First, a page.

Makoshika State Park
The oldest badlands in North America, Makoshika State Park takes it name from the Lakota words for broken land.
Roaming the ridges of Makoshika, you can see how this ancient river delta lay down the reefs of clay and sediment to feed the inland sea back when its waters still flowed.
Sometimes, travelers find themselves stuck here after a wild summer thunderstorm because the hills and roads tumultuously slide back into the muddy river beds that house their original formations. More than one weary traveler has been airlifted out over the years because the mud becomes impassable after a hard rain.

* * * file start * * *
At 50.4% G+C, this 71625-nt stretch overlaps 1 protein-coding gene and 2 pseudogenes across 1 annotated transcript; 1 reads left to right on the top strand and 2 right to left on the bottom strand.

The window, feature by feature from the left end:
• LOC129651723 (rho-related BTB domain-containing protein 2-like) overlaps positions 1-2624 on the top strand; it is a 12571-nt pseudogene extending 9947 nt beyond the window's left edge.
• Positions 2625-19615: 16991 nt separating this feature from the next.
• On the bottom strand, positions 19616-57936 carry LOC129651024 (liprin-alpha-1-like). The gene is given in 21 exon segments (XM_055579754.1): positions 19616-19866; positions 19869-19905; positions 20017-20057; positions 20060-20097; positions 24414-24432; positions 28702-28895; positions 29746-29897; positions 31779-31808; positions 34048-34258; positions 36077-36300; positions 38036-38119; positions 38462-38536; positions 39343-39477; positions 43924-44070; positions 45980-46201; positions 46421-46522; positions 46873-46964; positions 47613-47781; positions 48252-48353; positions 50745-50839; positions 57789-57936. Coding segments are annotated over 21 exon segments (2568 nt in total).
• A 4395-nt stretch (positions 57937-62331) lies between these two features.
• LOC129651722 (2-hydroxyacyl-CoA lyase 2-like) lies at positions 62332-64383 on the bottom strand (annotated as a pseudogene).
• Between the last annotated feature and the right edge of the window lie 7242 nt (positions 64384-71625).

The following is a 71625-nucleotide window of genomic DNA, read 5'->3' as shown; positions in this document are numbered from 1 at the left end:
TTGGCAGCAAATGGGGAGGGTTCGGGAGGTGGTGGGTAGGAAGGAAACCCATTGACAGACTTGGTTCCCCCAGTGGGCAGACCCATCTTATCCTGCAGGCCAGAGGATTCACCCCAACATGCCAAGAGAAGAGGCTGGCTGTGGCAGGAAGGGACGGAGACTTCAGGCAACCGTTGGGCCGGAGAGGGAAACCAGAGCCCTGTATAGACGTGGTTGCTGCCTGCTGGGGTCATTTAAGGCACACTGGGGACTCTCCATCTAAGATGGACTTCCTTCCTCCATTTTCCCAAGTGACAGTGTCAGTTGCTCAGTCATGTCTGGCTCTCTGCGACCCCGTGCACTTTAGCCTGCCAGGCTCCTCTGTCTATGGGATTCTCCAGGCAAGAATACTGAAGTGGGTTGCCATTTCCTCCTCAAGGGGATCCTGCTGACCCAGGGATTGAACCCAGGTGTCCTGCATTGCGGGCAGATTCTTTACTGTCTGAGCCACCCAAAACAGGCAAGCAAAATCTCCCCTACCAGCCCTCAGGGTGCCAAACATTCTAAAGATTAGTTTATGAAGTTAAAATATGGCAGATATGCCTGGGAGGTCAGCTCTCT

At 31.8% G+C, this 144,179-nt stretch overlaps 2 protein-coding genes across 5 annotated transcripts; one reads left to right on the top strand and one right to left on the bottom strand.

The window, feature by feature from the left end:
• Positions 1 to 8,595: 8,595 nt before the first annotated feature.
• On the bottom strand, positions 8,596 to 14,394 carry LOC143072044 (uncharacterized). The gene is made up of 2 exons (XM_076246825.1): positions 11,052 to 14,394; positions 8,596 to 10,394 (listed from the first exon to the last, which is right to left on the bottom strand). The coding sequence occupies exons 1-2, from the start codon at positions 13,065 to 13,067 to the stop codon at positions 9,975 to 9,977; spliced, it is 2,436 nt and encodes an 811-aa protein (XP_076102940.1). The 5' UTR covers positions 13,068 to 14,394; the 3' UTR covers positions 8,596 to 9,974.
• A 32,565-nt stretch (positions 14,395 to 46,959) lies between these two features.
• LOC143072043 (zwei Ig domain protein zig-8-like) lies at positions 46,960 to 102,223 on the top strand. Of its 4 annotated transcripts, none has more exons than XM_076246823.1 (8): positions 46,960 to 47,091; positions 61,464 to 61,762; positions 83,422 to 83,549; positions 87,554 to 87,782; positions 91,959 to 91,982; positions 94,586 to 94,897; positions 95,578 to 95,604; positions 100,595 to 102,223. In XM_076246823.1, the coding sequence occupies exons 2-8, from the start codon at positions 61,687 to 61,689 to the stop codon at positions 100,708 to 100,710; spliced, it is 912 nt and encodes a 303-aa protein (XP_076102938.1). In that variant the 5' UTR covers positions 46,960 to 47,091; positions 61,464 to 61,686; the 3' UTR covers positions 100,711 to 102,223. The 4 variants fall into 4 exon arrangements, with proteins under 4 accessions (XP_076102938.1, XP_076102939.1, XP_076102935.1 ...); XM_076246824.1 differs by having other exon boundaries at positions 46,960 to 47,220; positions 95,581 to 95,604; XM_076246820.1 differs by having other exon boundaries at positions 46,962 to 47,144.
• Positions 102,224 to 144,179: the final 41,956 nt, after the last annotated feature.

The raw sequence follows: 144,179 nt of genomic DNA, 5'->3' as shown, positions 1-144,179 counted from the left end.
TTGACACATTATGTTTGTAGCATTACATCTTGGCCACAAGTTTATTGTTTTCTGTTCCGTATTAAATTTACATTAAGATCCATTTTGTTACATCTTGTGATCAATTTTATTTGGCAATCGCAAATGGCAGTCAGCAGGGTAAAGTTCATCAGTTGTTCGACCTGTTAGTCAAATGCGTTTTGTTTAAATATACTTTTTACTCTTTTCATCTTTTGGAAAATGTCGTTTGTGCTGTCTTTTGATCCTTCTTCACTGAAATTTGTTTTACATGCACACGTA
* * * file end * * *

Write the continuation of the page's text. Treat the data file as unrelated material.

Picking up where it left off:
Now, it’s home to wild things; juniper, sage and some of the most intensely clear dark night skies in the lower 48. It’s a place where you can still hear the sound of your own heartbeat, be greeted by an instant flash of thunderous rainbow and wander in what little fauna this harsh land can sustain with the wind always reshaping the land around you.
Makoshika is one of the largest state parks in Montana, the most popular, and one of the stops along the Montana Dino Trail.
Make time to hike the trails, including a short but strenuous trail that takes you to a real Hadrosaur fossil still partially in the sandstone.
The park also houses the fossil remains of Tyrannosaurus Rex and Triceratops.
Know Before You Go
It's on the outskirts of town, so you need a map to navigate through the neighborhoods that surround the main road into the park. Everyone in town knows where it is at though, so you should be able to make your way there.
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